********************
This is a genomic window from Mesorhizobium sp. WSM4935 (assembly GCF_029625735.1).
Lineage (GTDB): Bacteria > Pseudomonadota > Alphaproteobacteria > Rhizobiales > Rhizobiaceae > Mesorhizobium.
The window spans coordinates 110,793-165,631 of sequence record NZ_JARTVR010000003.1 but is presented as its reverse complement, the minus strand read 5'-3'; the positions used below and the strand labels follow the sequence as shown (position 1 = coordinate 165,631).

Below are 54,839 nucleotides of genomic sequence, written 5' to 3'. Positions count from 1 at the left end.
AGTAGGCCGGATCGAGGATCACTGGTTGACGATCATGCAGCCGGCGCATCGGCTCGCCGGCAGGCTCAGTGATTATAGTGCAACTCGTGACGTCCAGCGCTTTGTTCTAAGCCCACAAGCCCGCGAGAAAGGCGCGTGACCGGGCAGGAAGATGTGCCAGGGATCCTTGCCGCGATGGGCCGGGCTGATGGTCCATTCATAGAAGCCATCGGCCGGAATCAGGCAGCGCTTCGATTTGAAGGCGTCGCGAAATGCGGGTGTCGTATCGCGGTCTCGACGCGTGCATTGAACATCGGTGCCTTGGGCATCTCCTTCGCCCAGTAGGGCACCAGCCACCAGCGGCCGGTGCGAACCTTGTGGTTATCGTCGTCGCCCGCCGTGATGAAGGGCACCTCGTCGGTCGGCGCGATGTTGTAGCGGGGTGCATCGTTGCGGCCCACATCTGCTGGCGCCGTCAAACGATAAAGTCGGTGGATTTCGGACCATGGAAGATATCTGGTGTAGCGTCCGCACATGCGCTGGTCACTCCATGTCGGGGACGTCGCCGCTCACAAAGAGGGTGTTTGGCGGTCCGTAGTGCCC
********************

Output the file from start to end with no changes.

This is a genomic window from Mesorhizobium sp. WSM4935 (assembly GCF_029625735.1).
Lineage (GTDB): Bacteria > Pseudomonadota > Alphaproteobacteria > Rhizobiales > Rhizobiaceae > Mesorhizobium.
The window spans coordinates 110,793-165,631 of sequence record NZ_JARTVR010000003.1 but is presented as its reverse complement, the minus strand read 5'-3'; the positions used below and the strand labels follow the sequence as shown (position 1 = coordinate 165,631).

Below are 54,839 nucleotides of genomic sequence, written 5' to 3'. Positions count from 1 at the left end.
AGTAGGCCGGATCGAGGATCACTGGTTGACGATCATGCAGCCGGCGCATCGGCTCGCCGGCAGGCTCAGTGATTATAGTGCAACTCGTGACGTCCAGCGCTTTGTTCTAAGCCCACAAGCCCGCGAGAAAGGCGCGTGACCGGGCAGGAAGATGTGCCAGGGATCCTTGCCGCGATGGGCCGGGCTGATGGTCCATTCATAGAAGCCATCGGCCGGAATCAGGCAGCGCTTCGATTTGAAGGCGTCGCGAAATGCGGGTGTCGTATCGCGGTCTCGACGCGTGCATTGAACATCGGTGCCTTGGGCATCTCCTTCGCCCAGTAGGGCACCAGCCACCAGCGGCCGGTGCGAACCTTGTGGTTATCGTCGTCGCCCGCCGTGATGAAGGGCACCTCGTCGGTCGGCGCGATGTTGTAGCGGGGTGCATCGTTGCGGCCCACATCTGCTGGCGCCGTCAAACGATAAAGTCGGTGGATTTCGGACCATGGAAGATATCTGGTGTAGCGTCCGCACATGCGCTGGTCACTCCATGTCGGGGACGTCGCCGCTCACAAAGAGGGTGTTTGGCGGTCCGTAGTGCCC